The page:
Sunday 18 February 2018

Euro begins to steady following early Cyprus bailout shock

A group of demonstrators hold an anti-bailout rally outside the parliament in Nicosia today. Photo: Reuters
A group of demonstrators hold an anti-bailout rally outside the parliament in Nicosia today. Photo: Reuters

Marc Jones

THE euro zone's decision to part-fund a bailout of Cyprus by taxing bank deposits drove down shares, the euro and the bonds of its troubled sovereign debtors.

Hopes that the tactic will not be used elsewhere later

helped to contain financial market losses.

    The bloc struck a deal on Saturday to hand Cyprus rescue

loans worth 10 billion euros ($13 billion), but defied warnings

- including from the European Central Bank - and imposed a levy

that would cost those with cash in the island's banks between

6.75 and 9.9 percent of their money.

    Parliament in Cyprus put off a vote on the measure - which

has shaken depositors' confidence in banks across the continent

- until Tuesday, and with public anger at the deal widespread

the government said it was looking to reduce the losses for

small savers.

    The deal staved off a default which would have undermined

the promise that last year's Greek debt writedown was a one-off,

but the move to hit depositors takes the euro zone crisis into

unprecedented territory.

    The initial response of investors was unambiguous. European

shares followed Asian indexes to lurch lower, the euro fell to a

new three-month low, while safe-haven assets such as gold and

German government bonds jumped.

    Italian and Spanish bond yields both jumped sharply,

reflecting fears about the weakness of these two euro zone

economies and the size of their debt burdens.

    European shares had steadied at losses of around 0.6 percent

by 1300 GMT, having at one point been down as much as 1.4

percent. Wall Street opened lower but selling was limited.

    Euro zone bank shares bore the brunt of the sell-off

on fears the decision could spark bank runs in other troubled

countries. They were down 3.6 percent ahead of the U.S. restart

and the cost of insuring the debt of even high-quality European

banks against default also rose sharply.

    "If I were a saver, certainly in Spain or maybe Italy, I

think I'd be looking askance at these measures and think this

could yet happen to me," Peter Dixon, global financial economist

at Commerzbank said.

    It was the worst session for European equities since last

month's inconclusive Italian elections. London's FTSE 100

, Frankfurt's DAX and Paris's CAC-40

were down 0.6, 1 and 1.2 percent respectively, leaving MSCI's

global share index down 0.8 percent.




    However, some in the markets were drawing support from a

view that the safety measures put in place at the European

Central Bank should contain the fallout.   

    Besides, this week three of the world's biggest central

banks are expected to signal they plan to keep monetary policy

loose for the foreseeable future.

    "Clearly this (Cyprus deal) is a negative development for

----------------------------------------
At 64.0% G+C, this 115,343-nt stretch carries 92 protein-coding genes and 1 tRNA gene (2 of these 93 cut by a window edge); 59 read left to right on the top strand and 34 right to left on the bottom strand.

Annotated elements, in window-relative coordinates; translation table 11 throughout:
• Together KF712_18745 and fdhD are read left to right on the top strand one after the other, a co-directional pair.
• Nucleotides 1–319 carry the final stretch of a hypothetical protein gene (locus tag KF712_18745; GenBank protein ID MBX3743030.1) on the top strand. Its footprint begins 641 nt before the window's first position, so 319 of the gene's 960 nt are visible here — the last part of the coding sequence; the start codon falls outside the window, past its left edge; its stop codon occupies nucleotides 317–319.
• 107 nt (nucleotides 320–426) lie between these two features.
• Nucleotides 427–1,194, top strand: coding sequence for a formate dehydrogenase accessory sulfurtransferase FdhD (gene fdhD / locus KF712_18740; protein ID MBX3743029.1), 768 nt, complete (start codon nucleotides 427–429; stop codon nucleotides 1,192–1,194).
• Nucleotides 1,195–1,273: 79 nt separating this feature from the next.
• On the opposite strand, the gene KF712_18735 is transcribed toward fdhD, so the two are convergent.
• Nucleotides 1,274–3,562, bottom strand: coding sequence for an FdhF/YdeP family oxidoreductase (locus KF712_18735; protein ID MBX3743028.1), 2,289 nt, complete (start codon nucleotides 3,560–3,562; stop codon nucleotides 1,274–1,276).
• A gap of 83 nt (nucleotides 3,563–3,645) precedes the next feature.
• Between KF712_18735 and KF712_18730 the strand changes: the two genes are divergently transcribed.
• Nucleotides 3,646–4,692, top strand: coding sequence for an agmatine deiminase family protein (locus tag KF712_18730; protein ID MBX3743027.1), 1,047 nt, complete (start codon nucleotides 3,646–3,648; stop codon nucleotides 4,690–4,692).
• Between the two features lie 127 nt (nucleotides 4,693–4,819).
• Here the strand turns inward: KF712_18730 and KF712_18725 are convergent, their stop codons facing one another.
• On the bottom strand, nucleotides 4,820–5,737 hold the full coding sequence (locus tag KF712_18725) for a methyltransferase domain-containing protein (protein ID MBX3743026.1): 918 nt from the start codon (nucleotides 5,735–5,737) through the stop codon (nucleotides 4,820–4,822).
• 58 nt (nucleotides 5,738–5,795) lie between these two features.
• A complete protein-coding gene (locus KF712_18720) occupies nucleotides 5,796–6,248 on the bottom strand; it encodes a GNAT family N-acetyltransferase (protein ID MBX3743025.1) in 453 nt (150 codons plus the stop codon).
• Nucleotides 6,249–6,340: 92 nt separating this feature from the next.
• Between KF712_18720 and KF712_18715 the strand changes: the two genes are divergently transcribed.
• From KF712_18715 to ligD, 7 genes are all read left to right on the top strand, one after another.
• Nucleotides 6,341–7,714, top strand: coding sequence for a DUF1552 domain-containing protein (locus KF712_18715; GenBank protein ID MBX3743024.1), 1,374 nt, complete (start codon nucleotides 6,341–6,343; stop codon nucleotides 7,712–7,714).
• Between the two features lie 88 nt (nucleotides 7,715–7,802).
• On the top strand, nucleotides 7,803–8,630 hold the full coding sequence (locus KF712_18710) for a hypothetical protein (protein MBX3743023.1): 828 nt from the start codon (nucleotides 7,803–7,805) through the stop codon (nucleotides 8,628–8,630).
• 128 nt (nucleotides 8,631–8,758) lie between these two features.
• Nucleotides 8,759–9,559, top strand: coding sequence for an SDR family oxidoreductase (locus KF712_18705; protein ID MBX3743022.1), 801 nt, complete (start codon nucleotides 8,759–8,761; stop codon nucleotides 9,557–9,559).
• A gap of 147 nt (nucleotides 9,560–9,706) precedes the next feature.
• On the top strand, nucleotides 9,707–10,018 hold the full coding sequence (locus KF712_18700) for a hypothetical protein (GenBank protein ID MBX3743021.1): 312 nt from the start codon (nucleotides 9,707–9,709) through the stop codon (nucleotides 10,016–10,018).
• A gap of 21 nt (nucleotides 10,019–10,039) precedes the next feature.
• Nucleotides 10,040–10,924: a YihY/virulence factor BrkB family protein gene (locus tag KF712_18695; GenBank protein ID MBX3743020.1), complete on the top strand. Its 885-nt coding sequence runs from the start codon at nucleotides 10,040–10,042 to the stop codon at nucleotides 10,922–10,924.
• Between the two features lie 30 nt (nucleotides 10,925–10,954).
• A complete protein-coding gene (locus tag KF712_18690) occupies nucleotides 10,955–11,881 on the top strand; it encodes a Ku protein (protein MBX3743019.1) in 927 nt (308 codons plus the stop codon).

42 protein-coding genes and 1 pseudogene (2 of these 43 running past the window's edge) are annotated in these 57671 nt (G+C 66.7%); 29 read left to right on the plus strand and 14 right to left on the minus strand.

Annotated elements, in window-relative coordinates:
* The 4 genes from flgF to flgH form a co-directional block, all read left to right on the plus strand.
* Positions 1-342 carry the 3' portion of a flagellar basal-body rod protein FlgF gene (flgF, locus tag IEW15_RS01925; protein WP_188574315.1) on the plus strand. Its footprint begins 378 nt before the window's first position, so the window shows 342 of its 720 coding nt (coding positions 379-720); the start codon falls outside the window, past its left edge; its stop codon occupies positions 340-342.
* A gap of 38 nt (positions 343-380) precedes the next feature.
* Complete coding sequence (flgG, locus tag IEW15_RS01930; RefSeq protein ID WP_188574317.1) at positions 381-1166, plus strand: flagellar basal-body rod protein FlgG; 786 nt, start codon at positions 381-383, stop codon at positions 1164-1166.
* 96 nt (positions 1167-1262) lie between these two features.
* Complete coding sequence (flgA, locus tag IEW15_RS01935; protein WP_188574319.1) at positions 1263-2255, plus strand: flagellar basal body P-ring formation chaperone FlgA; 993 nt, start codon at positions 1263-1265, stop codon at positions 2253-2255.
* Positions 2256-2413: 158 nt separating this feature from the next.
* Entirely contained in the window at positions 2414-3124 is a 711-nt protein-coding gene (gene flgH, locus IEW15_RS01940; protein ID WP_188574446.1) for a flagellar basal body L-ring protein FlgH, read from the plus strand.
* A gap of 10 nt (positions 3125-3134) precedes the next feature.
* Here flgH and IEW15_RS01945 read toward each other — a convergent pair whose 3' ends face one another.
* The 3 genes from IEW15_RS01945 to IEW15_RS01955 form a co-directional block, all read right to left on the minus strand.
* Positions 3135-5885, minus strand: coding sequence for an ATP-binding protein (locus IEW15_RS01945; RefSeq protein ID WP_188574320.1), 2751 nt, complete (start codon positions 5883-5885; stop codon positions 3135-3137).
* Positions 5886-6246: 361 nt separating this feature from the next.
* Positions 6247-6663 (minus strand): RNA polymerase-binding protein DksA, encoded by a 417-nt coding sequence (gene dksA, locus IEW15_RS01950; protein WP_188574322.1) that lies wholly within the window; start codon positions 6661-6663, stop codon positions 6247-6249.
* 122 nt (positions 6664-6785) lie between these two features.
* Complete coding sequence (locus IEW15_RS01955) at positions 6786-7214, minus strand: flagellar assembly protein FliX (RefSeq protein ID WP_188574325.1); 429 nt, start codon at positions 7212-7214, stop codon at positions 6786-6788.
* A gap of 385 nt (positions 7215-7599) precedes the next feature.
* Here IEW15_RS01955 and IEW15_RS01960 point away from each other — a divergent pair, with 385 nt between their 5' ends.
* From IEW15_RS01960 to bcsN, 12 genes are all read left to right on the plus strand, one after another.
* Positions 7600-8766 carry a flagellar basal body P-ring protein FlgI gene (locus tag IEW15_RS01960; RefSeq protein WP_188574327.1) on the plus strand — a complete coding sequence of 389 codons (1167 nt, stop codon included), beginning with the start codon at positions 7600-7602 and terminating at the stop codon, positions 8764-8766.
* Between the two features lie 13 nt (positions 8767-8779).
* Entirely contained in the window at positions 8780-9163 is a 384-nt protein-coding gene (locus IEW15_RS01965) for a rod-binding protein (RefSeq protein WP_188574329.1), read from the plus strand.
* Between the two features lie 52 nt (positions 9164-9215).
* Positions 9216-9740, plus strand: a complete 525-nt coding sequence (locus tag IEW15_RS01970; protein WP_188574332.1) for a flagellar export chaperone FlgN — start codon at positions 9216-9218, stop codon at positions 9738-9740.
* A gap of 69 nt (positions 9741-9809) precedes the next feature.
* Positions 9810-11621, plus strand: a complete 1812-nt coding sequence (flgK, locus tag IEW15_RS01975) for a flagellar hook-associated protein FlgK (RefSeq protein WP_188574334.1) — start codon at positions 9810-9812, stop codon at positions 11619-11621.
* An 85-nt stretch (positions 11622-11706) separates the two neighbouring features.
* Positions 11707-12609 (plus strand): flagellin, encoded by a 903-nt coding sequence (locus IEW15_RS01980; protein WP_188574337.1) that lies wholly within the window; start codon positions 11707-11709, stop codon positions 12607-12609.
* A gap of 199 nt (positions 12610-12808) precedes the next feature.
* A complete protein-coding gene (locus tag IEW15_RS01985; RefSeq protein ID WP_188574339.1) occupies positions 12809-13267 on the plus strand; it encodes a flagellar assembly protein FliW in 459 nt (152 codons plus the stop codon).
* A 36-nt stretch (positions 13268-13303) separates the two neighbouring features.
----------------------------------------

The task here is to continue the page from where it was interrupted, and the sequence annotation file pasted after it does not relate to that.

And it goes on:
European assets but in the terms of contagion we think it is

quite limited," said Guillermo Felices, head euro asset

allocation at Barclays in London.

    "There are tools - such as the ECB's OMT (bond buying

programme) and the option of more 3-year LTROs (ECB loans to

banks) that can provide liquidity if needed - that the market

will feel comfortable about when assessing the longer-term


    Other analysts said shares are trading at historically lofty

levels - and therefore ripe for a pullback. Efforts by

policymakers to revise the Cyprus plan to spare small savers

from losses also supported the market.        

    The euro staged a slight recovery after dropping to a

new three-month low of $1.2882 in Asian trading. It was down 1

percent overall on the day but was flat for the European session

at $1.2950.

    The dollar itself, which investors often head for

when tensions in Europe rise, gained 0.5 percent.

    "Euro zone politicians will be at pains today to manage down

the danger of contagion to other markets. The euro will find a

little bit of support from that but markets will remain

jittery," said Jane Foley, senior currency strategist at




    The euro zone's bond market has been the main lightening rod

of its troubles over the last three-years.

    While Italian and Spanish bond

yields jumped, the widespread anxiety drove up German government

bonds, the traditional favourite of risk-adverse

European investors, and indiscriminately pushed up the cost of

insuring against a sovereign default in the euro zone's southern


    In commodity markets, U.S. crude and Brent oil both tumbled,

with Brent futures $1.70 a barrel lower at $108.16 and

U.S. oil declined $1.10 to $92.35.   

    Gold, another safe-haven asset, meanwhile, saw its

biggest jump in a month as it rose to $1,608.30, its highest

level since late February.

    "With what is going on in Cyprus right now, investors are

looking for some hedges and gold is benefiting from that, but it

is questionable how long it will last," Credit Suisse commodity

analyst Karim Cherif said.

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